You can capture a warmer or cooler light temperature by using color correction filters or adjusting your camera’s white balance to be the same temperature as your lights. For a cool scene, reduce your camera’s color temperature to be lower than your light source. For a warm scene, you do the opposite. Increase the color temperature setting of your camera so that it is above the temperature of your lights.

There might be occasions when you want to use lights of differing color temperatures for a particular effect. You could, for example, use tungsten lights at 3,000K to light most of a scene, but maybe use a backlight set to 5,500K to mimic sunlight coming through a window. Set your white balance to the temperature of the 5,500K backlight, and your subject’s face, lit by the 3,000K lights, will have a warm orange look. (If you set your white balance to the tungsten temperature, the backlight will be blueish.)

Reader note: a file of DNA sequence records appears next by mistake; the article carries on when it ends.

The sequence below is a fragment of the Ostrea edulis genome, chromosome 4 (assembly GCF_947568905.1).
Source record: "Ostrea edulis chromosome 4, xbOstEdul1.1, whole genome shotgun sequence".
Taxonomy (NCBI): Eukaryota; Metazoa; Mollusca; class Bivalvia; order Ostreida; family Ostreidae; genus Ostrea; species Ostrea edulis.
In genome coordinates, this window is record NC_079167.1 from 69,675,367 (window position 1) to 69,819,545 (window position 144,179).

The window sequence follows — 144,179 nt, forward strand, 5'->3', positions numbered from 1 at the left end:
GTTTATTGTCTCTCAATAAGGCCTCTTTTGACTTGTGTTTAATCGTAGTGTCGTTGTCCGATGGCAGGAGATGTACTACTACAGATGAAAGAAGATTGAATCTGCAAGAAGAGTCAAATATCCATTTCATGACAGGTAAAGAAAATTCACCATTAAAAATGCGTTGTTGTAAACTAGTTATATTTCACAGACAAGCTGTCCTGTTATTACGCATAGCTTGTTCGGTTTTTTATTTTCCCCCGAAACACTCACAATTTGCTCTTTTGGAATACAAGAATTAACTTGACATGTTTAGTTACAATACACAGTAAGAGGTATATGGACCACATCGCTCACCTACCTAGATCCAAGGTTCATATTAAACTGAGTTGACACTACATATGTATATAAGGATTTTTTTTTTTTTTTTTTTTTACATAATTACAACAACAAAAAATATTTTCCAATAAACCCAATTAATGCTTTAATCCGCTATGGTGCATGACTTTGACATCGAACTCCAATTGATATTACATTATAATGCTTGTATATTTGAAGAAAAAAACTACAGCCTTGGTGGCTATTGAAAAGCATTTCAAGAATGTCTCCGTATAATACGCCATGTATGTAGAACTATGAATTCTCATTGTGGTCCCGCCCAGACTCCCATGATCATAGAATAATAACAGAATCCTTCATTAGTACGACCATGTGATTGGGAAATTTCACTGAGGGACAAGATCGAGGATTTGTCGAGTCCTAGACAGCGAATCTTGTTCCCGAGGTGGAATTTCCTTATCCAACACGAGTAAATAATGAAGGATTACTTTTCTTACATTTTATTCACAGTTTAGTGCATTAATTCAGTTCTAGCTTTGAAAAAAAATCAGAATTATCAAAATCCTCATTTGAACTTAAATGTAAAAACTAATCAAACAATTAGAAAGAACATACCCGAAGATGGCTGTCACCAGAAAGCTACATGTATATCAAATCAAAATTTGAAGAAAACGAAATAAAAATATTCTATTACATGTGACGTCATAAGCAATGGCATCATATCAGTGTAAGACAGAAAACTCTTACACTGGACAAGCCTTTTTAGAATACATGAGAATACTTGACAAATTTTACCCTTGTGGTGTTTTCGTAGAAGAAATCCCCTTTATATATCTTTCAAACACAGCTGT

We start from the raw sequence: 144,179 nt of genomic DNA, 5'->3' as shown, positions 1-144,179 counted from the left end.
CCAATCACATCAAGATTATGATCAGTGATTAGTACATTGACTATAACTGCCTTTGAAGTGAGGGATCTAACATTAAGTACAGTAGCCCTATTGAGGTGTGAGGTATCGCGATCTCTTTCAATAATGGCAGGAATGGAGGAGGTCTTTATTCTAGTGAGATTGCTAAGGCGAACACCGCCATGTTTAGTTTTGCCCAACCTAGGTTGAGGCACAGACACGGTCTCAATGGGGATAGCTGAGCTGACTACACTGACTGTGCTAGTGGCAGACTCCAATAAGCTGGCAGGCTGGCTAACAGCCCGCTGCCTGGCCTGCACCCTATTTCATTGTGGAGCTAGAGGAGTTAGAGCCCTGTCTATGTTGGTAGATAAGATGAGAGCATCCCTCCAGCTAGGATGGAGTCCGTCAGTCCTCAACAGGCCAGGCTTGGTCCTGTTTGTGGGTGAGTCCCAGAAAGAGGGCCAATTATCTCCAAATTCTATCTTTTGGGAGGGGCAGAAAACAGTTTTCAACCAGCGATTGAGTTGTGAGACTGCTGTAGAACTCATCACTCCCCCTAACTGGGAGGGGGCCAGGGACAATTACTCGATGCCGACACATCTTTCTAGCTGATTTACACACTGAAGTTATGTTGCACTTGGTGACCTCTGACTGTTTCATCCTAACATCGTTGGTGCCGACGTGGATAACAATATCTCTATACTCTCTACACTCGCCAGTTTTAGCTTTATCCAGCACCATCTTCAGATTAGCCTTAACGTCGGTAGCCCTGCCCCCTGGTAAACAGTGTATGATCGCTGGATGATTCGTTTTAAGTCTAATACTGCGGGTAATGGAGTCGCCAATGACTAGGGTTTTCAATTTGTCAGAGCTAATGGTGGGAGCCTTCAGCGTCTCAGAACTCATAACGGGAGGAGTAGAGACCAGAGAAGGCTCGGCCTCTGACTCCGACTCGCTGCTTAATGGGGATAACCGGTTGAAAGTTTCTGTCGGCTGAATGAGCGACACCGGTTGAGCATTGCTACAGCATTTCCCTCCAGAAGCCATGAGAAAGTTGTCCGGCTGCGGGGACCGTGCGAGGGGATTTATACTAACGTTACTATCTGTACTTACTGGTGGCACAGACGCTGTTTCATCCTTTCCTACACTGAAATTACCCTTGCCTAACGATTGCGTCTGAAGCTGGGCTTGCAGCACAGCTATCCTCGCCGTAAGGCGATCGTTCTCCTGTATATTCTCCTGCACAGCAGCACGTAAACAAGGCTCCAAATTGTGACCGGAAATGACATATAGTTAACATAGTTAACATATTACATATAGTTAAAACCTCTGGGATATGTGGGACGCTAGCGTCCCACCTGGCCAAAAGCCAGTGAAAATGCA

Wrapping up

Make the most of color temperature. It might sometimes feel like one more thing you need to accommodate–especially if you are trying to organize lighting for a YouTube video in a hurry-but it’s really powerful. The color of light can change how your audience responds to your work: maybe it’s soft and gentle, or perhaps it’s harsh and detached. It’s not a burden but a tool. Just remember to adjust your white balance accordingly.

 

About Daniela

Daniela is a writer and editor based in the UK. Since 2010 she has focused on the photography sector. In this time, she has written three books and contributed to many more, served as the editor for two websites, written thousands of articles for numerous publications, both in print and online and runs the Photocritic Photography School.